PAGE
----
By all accounts, Barack Obama should be trouncing John McCain's ass something fierce. Historically low approval ratings for the current Prez, general dislike of anything incumbent or Republican, weariness of the Iraq and Afghanistan wars, the economy spiraling towards a Not-So-Great Depression... anybody running as a Democrat ought to be up by 15 or 20 points by now. Yes, Obama is starting to approach a double-digit lead, but that's recent and still not as big as you might imagine. The fact that McCain is still in the running, to me, speaks to a single issue.
Yes, there are some people who prefer McCain to Obama on policy issues, and some on "leadership." There are also the die-hard Republicans who would never switch sides, those closet cases with Daddy issues who always gravitate towards the older guy, and some older voters who identify more with a pre-Baby Boomer than a post one. But there is also a disturbingly large segment of the population, both young and old, who would never vote for a black man. They may couch their opposition in terms of "character," rail about Obama's past associates, or ask vague questions about "do we know who is is?," but at the core they're voting against Obama because they're racist. There is no other explanation.
Even in our supposedly enlightened society, racism still exists, and I see evidence of it daily. Relatives who shall remain nameless persist in spreading scurrilous emails that call Obama a terrorist, a Muslim, the anti-Christ, you name it. A surprising number of people consent to be interviewed on camera to say they'd never vote for a black man (although they often use a more insulting phrase). "He's not like us" is just a euphemism for saying he's back and you're white and you hate those blacks something fierce. Far too many ignorant people in America today still feel that way, some quite strongly and perhaps violently so. I worry for Obama's safety should he actually get elected.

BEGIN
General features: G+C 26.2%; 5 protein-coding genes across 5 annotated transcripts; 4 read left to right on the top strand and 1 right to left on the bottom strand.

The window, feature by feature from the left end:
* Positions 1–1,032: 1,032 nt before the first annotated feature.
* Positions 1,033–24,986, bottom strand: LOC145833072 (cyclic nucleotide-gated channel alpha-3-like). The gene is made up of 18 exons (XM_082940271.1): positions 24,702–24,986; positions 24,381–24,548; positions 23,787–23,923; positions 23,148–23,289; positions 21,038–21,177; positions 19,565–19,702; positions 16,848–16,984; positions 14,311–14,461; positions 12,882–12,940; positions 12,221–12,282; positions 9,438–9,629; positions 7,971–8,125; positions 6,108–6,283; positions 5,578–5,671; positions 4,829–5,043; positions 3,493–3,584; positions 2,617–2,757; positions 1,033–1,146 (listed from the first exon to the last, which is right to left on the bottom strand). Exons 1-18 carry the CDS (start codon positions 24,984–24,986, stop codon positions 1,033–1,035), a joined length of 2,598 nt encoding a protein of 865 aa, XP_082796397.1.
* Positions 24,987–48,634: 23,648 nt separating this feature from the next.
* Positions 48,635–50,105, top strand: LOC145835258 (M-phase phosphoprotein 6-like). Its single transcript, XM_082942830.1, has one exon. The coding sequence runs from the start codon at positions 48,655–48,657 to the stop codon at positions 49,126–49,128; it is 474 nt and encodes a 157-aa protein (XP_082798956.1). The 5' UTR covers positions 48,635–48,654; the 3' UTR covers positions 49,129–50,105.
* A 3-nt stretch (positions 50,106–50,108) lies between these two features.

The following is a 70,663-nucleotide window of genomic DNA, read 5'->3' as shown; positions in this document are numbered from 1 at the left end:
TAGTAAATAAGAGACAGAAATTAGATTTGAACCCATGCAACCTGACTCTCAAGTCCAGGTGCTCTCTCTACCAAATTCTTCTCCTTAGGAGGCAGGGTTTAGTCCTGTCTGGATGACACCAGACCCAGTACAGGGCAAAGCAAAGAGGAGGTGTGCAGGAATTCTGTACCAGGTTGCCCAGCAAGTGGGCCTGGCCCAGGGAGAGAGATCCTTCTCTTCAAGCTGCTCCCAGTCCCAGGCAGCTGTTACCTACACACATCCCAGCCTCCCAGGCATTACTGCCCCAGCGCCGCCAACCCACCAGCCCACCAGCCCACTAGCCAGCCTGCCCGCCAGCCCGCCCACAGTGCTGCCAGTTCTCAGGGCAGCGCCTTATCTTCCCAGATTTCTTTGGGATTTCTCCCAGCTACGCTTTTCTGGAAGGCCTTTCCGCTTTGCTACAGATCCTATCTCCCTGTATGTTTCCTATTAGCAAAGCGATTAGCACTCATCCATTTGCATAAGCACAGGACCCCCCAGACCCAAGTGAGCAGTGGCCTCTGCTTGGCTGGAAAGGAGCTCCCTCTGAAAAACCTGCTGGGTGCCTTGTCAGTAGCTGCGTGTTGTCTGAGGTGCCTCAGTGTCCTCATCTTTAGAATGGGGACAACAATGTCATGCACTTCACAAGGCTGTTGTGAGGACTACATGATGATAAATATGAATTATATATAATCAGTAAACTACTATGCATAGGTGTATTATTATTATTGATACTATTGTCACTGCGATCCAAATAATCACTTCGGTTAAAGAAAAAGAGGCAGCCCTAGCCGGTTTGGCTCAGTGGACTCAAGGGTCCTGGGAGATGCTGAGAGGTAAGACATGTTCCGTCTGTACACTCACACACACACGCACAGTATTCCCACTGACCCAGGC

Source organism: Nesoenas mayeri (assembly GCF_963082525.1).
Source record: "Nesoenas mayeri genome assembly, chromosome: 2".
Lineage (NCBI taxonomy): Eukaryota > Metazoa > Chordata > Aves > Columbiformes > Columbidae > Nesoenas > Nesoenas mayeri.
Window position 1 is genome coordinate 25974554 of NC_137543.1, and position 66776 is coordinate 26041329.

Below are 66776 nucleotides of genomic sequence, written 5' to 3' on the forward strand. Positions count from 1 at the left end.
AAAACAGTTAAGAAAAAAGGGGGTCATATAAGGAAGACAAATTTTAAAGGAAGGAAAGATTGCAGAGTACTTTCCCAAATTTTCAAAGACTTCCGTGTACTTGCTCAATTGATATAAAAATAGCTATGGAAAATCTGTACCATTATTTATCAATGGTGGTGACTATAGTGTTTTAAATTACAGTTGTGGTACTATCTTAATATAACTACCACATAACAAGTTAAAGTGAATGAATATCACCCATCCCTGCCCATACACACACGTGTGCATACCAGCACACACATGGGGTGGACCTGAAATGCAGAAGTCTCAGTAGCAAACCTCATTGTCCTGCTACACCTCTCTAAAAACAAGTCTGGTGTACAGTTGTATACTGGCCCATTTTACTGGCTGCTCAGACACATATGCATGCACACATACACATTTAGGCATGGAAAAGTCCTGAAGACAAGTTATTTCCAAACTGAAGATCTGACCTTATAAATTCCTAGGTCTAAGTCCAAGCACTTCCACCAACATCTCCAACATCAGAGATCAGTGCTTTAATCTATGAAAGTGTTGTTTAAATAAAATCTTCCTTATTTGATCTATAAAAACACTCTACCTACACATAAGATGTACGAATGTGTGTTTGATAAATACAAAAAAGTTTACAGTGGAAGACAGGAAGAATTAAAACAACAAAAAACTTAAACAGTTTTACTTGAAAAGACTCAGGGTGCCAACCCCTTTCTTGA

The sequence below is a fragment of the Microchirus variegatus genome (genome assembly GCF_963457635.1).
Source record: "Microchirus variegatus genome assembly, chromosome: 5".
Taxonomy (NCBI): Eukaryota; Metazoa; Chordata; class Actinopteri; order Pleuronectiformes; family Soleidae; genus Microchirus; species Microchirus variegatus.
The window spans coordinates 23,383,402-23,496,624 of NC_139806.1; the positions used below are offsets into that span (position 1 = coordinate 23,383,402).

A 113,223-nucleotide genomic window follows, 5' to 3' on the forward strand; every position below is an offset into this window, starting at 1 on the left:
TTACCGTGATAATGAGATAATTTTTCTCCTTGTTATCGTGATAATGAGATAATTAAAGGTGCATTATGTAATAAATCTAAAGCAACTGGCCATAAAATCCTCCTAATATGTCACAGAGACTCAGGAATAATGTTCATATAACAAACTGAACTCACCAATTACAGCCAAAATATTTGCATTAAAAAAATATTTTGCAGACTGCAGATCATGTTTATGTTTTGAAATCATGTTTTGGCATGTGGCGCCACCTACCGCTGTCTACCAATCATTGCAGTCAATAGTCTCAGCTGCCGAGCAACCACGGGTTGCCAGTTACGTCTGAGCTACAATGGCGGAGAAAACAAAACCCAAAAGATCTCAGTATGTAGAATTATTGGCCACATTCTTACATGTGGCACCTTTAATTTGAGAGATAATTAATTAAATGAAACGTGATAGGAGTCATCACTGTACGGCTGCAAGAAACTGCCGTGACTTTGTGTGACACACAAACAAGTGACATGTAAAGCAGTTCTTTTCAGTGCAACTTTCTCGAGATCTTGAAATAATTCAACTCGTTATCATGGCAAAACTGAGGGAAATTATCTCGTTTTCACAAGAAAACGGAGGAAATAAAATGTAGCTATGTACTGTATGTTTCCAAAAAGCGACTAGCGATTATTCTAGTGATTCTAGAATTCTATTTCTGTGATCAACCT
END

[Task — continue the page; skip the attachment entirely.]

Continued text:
Ignorance breeds prejudice and racism, and there are a lot of ignorant voters out there. Witness the near-rabid crowds at Republican rallies of late, crying out "terrorist" and "kill him" and likely worse epithets that the news media is self-censoring. You don't see any dark faces at these rallies; Sarah Palin's crowds, especially, give off the aura of a lynch mob or Nazi rally. It's frightening.
Palin may be over her head in lots of ways, but in this instance she's the perfect Nazi cheerleader, inciting the crowds with whatever propaganda she's been fed; I expect no less from someone who can deliver no more. I do expect more, however, from McCain. He's always seemed an honorable if somewhat curmudgeonly sort, and he should be better than all this. Or at least the old McCain was; the new 2008-edition John McCain appears to be the lowest form of pandering politician, doing anything his advisors suggest will help him win.
Granted, McCain has belatedly started tamping down some of the worst rhetoric. At a rally this week in Lakeville, MN (just a few miles from where I now live), an old woman in the town hall crowd said she wasn't voting for Obama because he was an "Arab." (It's sad when they can't even get their racism straight...) McCain stepped in to correct her and call Obama an honorable family man, but the crowd was already heavy in its blood lust and booed him. That tells you something.
I'd have a lot more respect for McCain if, at the upcoming final debate, he looked directly into the camera and said, "My friends, Senator Obama and I have some legitimate disagreements, and I think I'd be a better President than him. But if you're voting for me only because my opponent is a black man, I don't want your vote. Feel free stay home on election day, but don't vote for me because I'm white and Senator Obama is black. I don't want your racist votes."
That would turn a few heads, help to quiet the racist uprising (a little), and bring a much welcome note of civility to this increasingly uncivil election. I don't think it'll happen, but wouldn't it be pretty to think so?
But that's just my opinion; reasonable minds may disagree.